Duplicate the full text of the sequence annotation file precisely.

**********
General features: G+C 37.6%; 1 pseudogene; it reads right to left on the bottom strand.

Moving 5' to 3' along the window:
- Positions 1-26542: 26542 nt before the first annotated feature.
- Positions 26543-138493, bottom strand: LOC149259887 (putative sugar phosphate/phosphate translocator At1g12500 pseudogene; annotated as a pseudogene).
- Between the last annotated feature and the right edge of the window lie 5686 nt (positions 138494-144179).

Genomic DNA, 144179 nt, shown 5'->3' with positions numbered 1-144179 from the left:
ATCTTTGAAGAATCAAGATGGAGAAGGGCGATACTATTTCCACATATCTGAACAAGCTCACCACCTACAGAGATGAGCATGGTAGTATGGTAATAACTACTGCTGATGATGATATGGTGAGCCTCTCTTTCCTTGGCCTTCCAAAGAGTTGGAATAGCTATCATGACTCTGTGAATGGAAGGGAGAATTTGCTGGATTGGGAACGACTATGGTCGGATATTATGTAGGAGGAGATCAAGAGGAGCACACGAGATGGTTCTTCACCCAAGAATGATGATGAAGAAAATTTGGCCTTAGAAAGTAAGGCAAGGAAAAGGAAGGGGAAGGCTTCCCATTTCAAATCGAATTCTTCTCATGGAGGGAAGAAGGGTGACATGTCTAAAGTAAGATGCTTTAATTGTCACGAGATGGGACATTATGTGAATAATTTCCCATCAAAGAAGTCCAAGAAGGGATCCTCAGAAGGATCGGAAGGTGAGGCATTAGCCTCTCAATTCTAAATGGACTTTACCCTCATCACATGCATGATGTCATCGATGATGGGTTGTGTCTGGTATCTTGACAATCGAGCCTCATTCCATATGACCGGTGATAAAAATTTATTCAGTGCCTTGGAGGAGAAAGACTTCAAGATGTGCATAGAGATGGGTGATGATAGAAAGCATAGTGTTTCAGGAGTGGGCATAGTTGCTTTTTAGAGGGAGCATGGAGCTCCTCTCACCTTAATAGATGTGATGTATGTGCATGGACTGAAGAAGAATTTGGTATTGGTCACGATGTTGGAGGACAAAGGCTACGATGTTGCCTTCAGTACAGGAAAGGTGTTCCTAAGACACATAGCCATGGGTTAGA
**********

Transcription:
General features: G+C 37.6%; 1 pseudogene; it reads right to left on the bottom strand.

Moving 5' to 3' along the window:
- Positions 1-26542: 26542 nt before the first annotated feature.
- Positions 26543-138493, bottom strand: LOC149259887 (putative sugar phosphate/phosphate translocator At1g12500 pseudogene; annotated as a pseudogene).
- Between the last annotated feature and the right edge of the window lie 5686 nt (positions 138494-144179).

Genomic DNA, 144179 nt, shown 5'->3' with positions numbered 1-144179 from the left:
ATCTTTGAAGAATCAAGATGGAGAAGGGCGATACTATTTCCACATATCTGAACAAGCTCACCACCTACAGAGATGAGCATGGTAGTATGGTAATAACTACTGCTGATGATGATATGGTGAGCCTCTCTTTCCTTGGCCTTCCAAAGAGTTGGAATAGCTATCATGACTCTGTGAATGGAAGGGAGAATTTGCTGGATTGGGAACGACTATGGTCGGATATTATGTAGGAGGAGATCAAGAGGAGCACACGAGATGGTTCTTCACCCAAGAATGATGATGAAGAAAATTTGGCCTTAGAAAGTAAGGCAAGGAAAAGGAAGGGGAAGGCTTCCCATTTCAAATCGAATTCTTCTCATGGAGGGAAGAAGGGTGACATGTCTAAAGTAAGATGCTTTAATTGTCACGAGATGGGACATTATGTGAATAATTTCCCATCAAAGAAGTCCAAGAAGGGATCCTCAGAAGGATCGGAAGGTGAGGCATTAGCCTCTCAATTCTAAATGGACTTTACCCTCATCACATGCATGATGTCATCGATGATGGGTTGTGTCTGGTATCTTGACAATCGAGCCTCATTCCATATGACCGGTGATAAAAATTTATTCAGTGCCTTGGAGGAGAAAGACTTCAAGATGTGCATAGAGATGGGTGATGATAGAAAGCATAGTGTTTCAGGAGTGGGCATAGTTGCTTTTTAGAGGGAGCATGGAGCTCCTCTCACCTTAATAGATGTGATGTATGTGCATGGACTGAAGAAGAATTTGGTATTGGTCACGATGTTGGAGGACAAAGGCTACGATGTTGCCTTCAGTACAGGAAAGGTGTTCCTAAGACACATAGCCATGGGTTAGA